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George Sunderland

“””””  This site really needs a “like”  button,. Spot on Gary.    And Gene, I have to agree with you as well. Thank you for all you’ve done.

I’ve been a member since 1980.  And for much of that time I just raced and paid little attention to how the sausage was made or who made it.  It was only when the sport I loved so much seemed to be fading that I paid more interest.   Seems like overnight in road racing we went from 600+ entries being the norm at all events to considering more than 200 a huge success.  And its not just road racing.  Here’s a comment I got from a dirt racing friend:

“As much as I dislike the notion, karting is hurting very badly. In dirt, tire prep has been the main thorn in the side of the average racer.My favorite dirt class, which is dominated by the UAS, the best engine costs more than a late model crate engine….and that is just the base engine. That is just stupid. As long as we allow rule structures that don’t follow common sense, we will continue to watch karting die a death of abandonment.”

IMHO:  He’s right.  It is stupid.  We can’t expect to attract too many new people for the long haul  with the insane costs and constant rules changes.  The question is do we care enough to save it all?  Or can it even be saved?  We may be member owned but we can only see the financial statements by appointment and we have to travel to Charlotte during business hours to do that  Strange, they used to be posted in the magazine annually.  Presidents for Life are a bad idea.  Especially when it can’t be explained how they got to be President for Life.  So are board members with major business ties and other conflicts of interest.  If you have to have rules made that force people to buy your product or keep them from using competing products, there must be something inherently wrong with it.    If you have to constantly make your product obsolete there is something wrong with it.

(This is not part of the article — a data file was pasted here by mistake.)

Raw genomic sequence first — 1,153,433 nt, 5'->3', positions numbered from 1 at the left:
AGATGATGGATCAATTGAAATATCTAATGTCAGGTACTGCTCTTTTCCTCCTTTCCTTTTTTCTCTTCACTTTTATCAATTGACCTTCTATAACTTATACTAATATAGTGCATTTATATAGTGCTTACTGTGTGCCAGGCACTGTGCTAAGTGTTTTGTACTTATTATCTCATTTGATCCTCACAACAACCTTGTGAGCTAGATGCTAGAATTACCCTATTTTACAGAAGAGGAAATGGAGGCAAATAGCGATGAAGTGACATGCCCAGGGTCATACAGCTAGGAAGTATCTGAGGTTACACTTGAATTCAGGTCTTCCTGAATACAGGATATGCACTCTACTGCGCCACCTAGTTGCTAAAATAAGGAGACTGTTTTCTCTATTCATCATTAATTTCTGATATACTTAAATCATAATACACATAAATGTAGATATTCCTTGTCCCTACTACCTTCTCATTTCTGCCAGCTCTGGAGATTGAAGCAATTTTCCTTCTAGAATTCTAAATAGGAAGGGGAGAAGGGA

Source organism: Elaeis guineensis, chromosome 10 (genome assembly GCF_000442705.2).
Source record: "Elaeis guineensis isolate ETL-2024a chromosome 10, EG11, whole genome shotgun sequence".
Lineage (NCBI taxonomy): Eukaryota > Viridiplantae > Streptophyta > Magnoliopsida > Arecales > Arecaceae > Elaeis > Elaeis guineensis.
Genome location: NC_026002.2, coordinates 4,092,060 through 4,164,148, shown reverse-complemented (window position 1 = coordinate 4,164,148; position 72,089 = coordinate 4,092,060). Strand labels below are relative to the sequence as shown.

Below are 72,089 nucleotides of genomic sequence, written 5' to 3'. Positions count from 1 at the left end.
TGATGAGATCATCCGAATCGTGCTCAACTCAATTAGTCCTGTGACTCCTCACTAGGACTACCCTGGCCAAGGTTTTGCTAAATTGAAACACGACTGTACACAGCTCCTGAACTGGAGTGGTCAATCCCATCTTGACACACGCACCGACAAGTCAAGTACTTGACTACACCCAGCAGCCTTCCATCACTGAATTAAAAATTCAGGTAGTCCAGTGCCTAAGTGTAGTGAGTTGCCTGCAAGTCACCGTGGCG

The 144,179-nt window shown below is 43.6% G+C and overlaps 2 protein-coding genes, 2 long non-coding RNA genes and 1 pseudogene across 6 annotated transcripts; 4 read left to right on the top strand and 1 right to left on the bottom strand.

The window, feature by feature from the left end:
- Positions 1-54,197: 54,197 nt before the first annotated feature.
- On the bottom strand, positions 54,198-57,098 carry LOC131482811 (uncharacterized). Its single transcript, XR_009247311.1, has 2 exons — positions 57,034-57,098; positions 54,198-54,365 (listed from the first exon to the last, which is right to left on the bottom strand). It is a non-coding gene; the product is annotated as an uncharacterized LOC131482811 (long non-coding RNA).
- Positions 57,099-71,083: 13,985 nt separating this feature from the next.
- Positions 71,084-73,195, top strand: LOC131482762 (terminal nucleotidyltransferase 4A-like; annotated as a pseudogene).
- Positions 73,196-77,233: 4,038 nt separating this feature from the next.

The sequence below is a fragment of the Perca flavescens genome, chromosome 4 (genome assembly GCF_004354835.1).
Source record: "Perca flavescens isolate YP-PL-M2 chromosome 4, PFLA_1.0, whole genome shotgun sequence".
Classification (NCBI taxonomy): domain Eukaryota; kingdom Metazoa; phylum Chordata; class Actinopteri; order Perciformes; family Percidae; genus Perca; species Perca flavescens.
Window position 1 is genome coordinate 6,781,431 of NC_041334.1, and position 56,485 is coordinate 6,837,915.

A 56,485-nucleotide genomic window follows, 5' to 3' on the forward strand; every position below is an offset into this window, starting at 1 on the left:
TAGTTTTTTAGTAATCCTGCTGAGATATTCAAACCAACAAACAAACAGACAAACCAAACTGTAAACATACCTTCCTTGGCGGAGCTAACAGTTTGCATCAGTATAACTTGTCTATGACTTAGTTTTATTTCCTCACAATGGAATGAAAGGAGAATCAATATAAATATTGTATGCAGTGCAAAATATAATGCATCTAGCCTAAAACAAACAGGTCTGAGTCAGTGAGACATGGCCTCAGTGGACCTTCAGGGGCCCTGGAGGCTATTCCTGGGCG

Hopefully we can all agree the mid 1980’s was the heyday for enduro racing.  Burris was the flagship sponsor.  But we weren’t required to use Burris tires, wear Burris suits or even display his stickers.  But I think he still did well in business through a solid product and the goodwill he established.  And several parts trucks  were at every event selling Burris products as well as his competitors’ goods.  We also saw George Kugler regularly walking the pits and talking to everyone.  Seems it took a sudden wrong turn  somehow.

No conflicts of interest.  No Presidents for Life.  Term limits on Board members. 3-5 year rules and class freezes.  And for endure racing, return to the NASCAR rovals and other venues that the average Joe recognizes.  All would be a step in the right direction. But most importantly, we all need to check our egos, selfish interests, and BS at the door  and realize without each and everyone of us, the ship has sunk.